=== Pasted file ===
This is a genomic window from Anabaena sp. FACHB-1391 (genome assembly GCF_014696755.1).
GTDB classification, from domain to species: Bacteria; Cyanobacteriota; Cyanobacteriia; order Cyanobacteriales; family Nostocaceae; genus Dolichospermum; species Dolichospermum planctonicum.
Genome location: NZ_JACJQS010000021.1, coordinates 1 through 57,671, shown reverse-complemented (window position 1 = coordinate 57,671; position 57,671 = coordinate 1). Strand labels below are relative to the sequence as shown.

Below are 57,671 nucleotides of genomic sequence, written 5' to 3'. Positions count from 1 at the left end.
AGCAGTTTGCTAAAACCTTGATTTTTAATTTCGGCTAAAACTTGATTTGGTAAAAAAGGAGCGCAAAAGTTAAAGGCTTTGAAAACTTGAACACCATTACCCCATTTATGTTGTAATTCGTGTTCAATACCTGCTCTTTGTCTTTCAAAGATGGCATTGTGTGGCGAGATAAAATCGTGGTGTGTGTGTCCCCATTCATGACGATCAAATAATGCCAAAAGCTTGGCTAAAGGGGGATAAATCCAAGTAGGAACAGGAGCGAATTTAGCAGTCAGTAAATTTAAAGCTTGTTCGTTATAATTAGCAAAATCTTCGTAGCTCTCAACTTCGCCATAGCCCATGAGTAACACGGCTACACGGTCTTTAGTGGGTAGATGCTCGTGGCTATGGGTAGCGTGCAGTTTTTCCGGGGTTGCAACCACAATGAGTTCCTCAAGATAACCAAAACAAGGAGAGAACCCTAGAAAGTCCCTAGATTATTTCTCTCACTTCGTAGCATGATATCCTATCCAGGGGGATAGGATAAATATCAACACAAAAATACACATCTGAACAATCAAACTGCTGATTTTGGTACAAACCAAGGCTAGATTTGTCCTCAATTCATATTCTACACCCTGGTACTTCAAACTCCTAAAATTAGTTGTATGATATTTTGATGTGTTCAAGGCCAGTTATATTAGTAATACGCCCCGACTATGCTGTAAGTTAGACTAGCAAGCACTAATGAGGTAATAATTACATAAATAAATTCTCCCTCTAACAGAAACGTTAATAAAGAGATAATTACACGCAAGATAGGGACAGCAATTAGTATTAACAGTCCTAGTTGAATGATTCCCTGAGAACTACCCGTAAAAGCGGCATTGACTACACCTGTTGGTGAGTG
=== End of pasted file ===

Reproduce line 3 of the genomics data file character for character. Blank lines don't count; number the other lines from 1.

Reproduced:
Genome location: NZ_JACJQS010000021.1, coordinates 1 through 57,671, shown reverse-complemented (window position 1 = coordinate 57,671; position 57,671 = coordinate 1). Strand labels below are relative to the sequence as shown.